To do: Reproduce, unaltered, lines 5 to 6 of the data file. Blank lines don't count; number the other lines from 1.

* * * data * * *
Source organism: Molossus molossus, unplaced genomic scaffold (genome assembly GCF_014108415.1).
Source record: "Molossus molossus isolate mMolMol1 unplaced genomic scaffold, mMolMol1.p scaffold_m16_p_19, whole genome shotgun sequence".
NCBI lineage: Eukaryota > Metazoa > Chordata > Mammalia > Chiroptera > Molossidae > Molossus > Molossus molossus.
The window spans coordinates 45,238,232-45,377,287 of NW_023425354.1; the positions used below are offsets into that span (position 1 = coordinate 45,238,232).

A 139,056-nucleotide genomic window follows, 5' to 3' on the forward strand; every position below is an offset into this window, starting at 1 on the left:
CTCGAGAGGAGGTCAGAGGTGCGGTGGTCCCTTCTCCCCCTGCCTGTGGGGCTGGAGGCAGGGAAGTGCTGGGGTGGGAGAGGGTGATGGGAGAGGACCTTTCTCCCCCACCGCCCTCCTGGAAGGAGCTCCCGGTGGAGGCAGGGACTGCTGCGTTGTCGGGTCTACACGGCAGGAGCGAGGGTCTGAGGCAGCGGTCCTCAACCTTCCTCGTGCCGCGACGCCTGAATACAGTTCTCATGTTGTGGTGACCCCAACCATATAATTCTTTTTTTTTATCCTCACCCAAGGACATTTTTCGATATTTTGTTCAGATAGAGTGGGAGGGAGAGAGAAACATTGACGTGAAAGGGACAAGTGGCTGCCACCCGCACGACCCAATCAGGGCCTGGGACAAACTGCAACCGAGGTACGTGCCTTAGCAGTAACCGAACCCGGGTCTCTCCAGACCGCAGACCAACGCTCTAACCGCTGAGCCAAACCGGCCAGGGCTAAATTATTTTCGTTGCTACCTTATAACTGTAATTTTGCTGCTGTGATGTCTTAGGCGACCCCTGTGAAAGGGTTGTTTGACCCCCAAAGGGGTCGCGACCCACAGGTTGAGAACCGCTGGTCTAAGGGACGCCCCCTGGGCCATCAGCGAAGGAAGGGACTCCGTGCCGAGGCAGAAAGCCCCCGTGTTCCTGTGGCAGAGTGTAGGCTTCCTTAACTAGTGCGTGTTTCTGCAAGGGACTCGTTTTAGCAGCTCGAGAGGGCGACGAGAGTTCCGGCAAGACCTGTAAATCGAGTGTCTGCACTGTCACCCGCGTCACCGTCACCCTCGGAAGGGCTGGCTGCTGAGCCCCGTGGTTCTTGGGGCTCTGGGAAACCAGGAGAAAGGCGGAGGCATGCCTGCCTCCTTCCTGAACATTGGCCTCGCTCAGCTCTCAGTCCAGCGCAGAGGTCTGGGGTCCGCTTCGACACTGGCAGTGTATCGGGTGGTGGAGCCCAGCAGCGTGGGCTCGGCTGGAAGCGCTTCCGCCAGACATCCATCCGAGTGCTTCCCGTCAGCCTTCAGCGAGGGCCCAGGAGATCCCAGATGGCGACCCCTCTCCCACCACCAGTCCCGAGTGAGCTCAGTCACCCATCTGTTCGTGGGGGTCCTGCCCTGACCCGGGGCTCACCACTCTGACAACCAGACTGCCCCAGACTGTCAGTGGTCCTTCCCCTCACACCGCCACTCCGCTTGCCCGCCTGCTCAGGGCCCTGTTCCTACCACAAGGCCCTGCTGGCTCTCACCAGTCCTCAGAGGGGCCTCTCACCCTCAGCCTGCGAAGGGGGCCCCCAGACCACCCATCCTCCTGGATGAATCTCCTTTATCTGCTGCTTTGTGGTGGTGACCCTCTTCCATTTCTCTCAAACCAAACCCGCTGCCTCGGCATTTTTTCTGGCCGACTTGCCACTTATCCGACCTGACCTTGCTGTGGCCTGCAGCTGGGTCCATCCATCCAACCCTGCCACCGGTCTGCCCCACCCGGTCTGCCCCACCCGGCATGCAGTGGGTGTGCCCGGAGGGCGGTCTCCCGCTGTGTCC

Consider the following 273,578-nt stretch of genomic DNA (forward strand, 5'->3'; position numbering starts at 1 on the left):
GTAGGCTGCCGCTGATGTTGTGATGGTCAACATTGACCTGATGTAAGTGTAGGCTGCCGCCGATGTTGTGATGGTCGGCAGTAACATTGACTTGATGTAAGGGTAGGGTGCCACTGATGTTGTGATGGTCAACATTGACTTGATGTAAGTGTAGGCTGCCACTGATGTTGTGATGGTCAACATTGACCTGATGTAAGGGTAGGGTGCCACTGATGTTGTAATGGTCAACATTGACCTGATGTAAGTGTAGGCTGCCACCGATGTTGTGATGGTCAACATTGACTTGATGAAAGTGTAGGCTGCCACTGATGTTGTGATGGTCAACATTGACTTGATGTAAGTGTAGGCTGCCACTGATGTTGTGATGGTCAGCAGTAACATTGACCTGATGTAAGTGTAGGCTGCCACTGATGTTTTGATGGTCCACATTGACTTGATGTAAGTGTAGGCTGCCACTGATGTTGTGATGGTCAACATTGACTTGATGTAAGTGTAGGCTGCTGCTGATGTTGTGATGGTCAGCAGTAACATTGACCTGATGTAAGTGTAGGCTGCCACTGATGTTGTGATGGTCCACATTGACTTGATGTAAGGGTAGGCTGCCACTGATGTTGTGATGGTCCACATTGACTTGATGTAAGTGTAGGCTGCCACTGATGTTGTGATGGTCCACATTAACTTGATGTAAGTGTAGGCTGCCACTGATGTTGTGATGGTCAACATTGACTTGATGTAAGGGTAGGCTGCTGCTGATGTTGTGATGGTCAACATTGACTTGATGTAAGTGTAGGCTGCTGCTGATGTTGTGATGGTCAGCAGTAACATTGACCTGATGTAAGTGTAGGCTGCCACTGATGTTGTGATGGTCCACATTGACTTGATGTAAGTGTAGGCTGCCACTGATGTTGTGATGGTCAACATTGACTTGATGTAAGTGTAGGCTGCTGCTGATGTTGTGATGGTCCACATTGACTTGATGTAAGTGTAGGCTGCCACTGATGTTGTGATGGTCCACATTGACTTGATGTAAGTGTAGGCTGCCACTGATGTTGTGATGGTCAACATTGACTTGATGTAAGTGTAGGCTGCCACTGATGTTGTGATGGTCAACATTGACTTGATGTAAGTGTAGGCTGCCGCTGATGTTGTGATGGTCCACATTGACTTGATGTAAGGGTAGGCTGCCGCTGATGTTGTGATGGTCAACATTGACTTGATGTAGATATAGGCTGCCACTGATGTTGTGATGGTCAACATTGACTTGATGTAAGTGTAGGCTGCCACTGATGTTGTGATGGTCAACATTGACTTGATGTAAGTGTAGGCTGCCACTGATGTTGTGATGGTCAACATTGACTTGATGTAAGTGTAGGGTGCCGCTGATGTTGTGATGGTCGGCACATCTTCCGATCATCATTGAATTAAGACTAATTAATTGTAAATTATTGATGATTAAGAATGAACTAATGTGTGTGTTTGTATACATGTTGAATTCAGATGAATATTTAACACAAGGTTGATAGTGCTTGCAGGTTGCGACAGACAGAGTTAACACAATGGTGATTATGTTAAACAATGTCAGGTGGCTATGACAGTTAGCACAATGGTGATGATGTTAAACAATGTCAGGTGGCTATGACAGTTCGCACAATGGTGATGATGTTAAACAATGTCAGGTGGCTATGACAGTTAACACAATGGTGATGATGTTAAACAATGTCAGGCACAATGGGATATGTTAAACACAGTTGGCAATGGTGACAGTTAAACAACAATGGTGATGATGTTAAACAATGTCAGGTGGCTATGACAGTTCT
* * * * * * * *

A 139,056-nucleotide genomic window follows, 5' to 3' on the forward strand; every position below is an offset into this window, starting at 1 on the left:
CTCGAGAGGAGGTCAGAGGTGCGGTGGTCCCTTCTCCCCCTGCCTGTGGGGCTGGAGGCAGGGAAGTGCTGGGGTGGGAGAGGGTGATGGGAGAGGACCTTTCTCCCCCACCGCCCTCCTGGAAGGAGCTCCCGGTGGAGGCAGGGACTGCTGCGTTGTCGGGTCTACACGGCAGGAGCGAGGGTCTGAGGCAGCGGTCCTCAACCTTCCTCGTGCCGCGACGCCTGAATACAGTTCTCATGTTGTGGTGACCCCAACCATATAATTCTTTTTTTTTATCCTCACCCAAGGACATTTTTCGATATTTTGTTCAGATAGAGTGGGAGGGAGAGAGAAACATTGACGTGAAAGGGACAAGTGGCTGCCACCCGCACGACCCAATCAGGGCCTGGGACAAACTGCAACCGAGGTACGTGCCTTAGCAGTAACCGAACCCGGGTCTCTCCAGACCGCAGACCAACGCTCTAACCGCTGAGCCAAACCGGCCAGGGCTAAATTATTTTCGTTGCTACCTTATAACTGTAATTTTGCTGCTGTGATGTCTTAGGCGACCCCTGTGAAAGGGTTGTTTGACCCCCAAAGGGGTCGCGACCCACAGGTTGAGAACCGCTGGTCTAAGGGACGCCCCCTGGGCCATCAGCGAAGGAAGGGACTCCGTGCCGAGGCAGAAAGCCCCCGTGTTCCTGTGGCAGAGTGTAGGCTTCCTTAACTAGTGCGTGTTTCTGCAAGGGACTCGTTTTAGCAGCTCGAGAGGGCGACGAGAGTTCCGGCAAGACCTGTAAATCGAGTGTCTGCACTGTCACCCGCGTCACCGTCACCCTCGGAAGGGCTGGCTGCTGAGCCCCGTGGTTCTTGGGGCTCTGGGAAACCAGGAGAAAGGCGGAGGCATGCCTGCCTCCTTCCTGAACATTGGCCTCGCTCAGCTCTCAGTCCAGCGCAGAGGTCTGGGGTCCGCTTCGACACTGGCAGTGTATCGGGTGGTGGAGCCCAGCAGCGTGGGCTCGGCTGGAAGCGCTTCCGCCAGACATCCATCCGAGTGCTTCCCGTCAGCCTTCAGCGAGGGCCCAGGAGATCCCAGATGGCGACCCCTCTCCCACCACCAGTCCCGAGTGAGCTCAGTCACCCATCTGTTCGTGGGGGTCCTGCCCTGACCCGGGGCTCACCACTCTGACAACCAGACTGCCCCAGACTGTCAGTGGTCCTTCCCCTCACACCGCCACTCCGCTTGCCCGCCTGCTCAGGGCCCTGTTCCTACCACAAGGCCCTGCTGGCTCTCACCAGTCCTCAGAGGGGCCTCTCACCCTCAGCCTGCGAAGGGGGCCCCCAGACCACCCATCCTCCTGGATGAATCTCCTTTATCTGCTGCTTTGTGGTGGTGACCCTCTTCCATTTCTCTCAAACCAAACCCGCTGCCTCGGCATTTTTTCTGGCCGACTTGCCACTTATCCGACCTGACCTTGCTGTGGCCTGCAGCTGGGTCCATCCATCCAACCCTGCCACCGGTCTGCCCCACCCGGTCTGCCCCACCCGGCATGCAGTGGGTGTGCCCGGAGGGCGGTCTCCCGCTGTGTCC